2 The procedure
2.1.1 Lower urinary outflow tract obstruction in a fetus may be associated with various developmental abnormalities. The obstruction may result from a number of pathologies, including urethral atresia or posterior urethral valves, and can be partial or complete. Severe obstruction may lead to oligohydramnios and pulmonary and/or renal dysplasia. If severe, pulmonary and/or renal dysplasia may cause death soon after birth from respiratory or renal failure, respectively, or the baby may require ventilatory support and/or renal dialysis or kidney transplantation. The long-term prognosis for children who require dialysis or transplantation in infancy is poor. Fetal cystoscopy is therefore indicated only if there is preserved kidney function.
2.1.2 Alternative treatment options include expectant management, termination of the pregnancy, repeat vesicocentesis, open fetal vesicotomy or insertion of a vesico–amniotic shunt. Shunting aims to bypass the obstruction, with a view to definitive treatment of obstructive lesion(s) postnatally.
2.2.1 Fetal cystoscopy is, in principle, a diagnostic procedure, but it can also be performed with therapeutic intent.
2.2.2 The procedure can be undertaken under maternal general anaesthesia or local anaesthetic infiltration. Under ultrasound guidance, a trocar and cannula are introduced through the maternal abdominal and uterine walls into the amniotic cavity, and then through the fetal abdomen into the bladder. A flexible endoscope is introduced through the trocar or via the cannula. The bladder wall, ureteric orifices and the orifice of the urethra are inspected, and then the posterior urethra is entered. Posterior urethral valves may be obliterated with hydro-ablation, guide-wire probing or may be ablated with electrocoagulation or laser. The success of treatment is assessed by Doppler imaging of fluid flow from the posterior urethra into the amniotic cavity.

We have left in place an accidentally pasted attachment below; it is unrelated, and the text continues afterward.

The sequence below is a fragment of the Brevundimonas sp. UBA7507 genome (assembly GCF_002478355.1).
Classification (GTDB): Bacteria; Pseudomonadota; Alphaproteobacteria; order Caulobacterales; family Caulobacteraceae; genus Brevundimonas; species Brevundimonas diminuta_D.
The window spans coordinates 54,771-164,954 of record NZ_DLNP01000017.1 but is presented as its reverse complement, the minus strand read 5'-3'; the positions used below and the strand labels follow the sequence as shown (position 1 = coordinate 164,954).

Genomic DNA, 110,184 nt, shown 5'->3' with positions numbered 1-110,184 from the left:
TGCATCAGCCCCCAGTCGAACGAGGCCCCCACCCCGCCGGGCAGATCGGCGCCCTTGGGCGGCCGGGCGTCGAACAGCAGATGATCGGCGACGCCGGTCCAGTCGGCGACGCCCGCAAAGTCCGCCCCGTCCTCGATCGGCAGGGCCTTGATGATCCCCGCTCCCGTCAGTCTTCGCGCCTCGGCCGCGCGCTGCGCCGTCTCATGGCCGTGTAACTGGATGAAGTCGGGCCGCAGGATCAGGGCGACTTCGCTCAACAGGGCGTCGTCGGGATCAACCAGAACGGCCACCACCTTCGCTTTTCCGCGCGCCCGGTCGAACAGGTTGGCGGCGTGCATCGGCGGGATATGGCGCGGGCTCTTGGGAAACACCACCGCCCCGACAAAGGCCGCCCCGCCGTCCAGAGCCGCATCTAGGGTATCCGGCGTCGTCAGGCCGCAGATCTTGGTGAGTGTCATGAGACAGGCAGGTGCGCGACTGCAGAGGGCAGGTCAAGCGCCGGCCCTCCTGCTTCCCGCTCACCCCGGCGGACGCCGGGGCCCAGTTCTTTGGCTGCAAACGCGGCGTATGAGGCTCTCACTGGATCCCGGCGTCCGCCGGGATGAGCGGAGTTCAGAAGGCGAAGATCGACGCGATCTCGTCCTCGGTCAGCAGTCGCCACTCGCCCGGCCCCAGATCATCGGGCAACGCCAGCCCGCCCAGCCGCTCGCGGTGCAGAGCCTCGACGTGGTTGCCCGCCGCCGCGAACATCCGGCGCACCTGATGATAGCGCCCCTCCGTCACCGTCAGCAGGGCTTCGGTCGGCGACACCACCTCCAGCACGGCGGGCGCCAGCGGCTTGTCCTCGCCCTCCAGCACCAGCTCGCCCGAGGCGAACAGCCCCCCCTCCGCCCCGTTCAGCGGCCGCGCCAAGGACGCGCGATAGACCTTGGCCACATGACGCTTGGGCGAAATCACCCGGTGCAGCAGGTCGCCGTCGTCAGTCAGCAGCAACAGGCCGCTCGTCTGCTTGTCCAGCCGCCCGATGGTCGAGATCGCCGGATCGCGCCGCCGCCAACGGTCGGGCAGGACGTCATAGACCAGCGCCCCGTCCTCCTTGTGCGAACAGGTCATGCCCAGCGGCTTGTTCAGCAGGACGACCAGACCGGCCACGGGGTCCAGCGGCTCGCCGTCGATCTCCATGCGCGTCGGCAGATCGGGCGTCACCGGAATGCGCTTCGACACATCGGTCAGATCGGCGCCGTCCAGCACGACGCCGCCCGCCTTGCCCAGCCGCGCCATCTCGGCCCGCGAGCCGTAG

2.3.1 In a case series, good visualisation of the fetal bladder was achieved in 92% (12/13) of fetuses, and it was possible to enter the posterior urethra in six of these (50%), and to identify the anatomical location of the urinary obstruction in five (42%). All 13 fetuses were suspected of having posterior urethral valves but an alternative diagnosis was reached following cystoscopy in two (15%). In one fetus with a preprocedural diagnosis of urethral atresia, no urethral atresia was found at cystoscopy.
2.3.2 The data relating to cystoscopy-guided therapeutic interventions originated from uncontrolled studies and were of poor quality; they included limited data on clinical outcome. One case series demonstrated successful hydro-ablation of posterior urethral valves in one of four fetuses. In the same series, guide-wire manipulation of posterior urethral valves was successful in five of nine fetuses. Overall in this case series, normal renal function was achieved in five of eight fetuses who survived to a live birth. A second case series reported urethral patency and complete bladder emptying after guide-wire probing in one of 11 fetuses (9%). In the same series, the urethra was successfully cannulated in three of 11 fetuses (27%).
2.3.3 The case series and case reports recorded survival in 0/1, 1/2, 9/13 (69%) and 1/1 fetuses treated. For more details, refer to the 'Sources of evidence' section.
2.3.4 All the Specialist Advisers considered the procedure to be novel and of uncertain safety and efficacy.
2.4.1 In one case series, urinary ascites was reported in 38% (5/13) of fetuses after cystoscopy and either hydro-ablation or guide-wire probing, requiring prenatal aspiration in one (8%). In another case series of 13 fetuses, small bladder perforations were noted during cystoscopy in 9% (1/11) of fetuses undergoing guide-wire cannulation of the urethra. Many of the fetuses included in the evidence had a number of comorbidities, and it is unclear whether the complications were a result of the procedure or the comorbidities.
2.4.2 In three case reports describing four fetuses, premature rupture of the membranes occurred in one pregnancy on the third day after the procedure. This was treated with an amniopatch but the fetus died 3 days later. For more details, refer to the 'Sources of evidence' section.
2.4.3 The Specialist Advisers stated that adverse events include miscarriage, preterm delivery, premature rupture of membranes, maternal infection, urinary ascites and damage to the anterior abdominal wall or bladder of the fetus.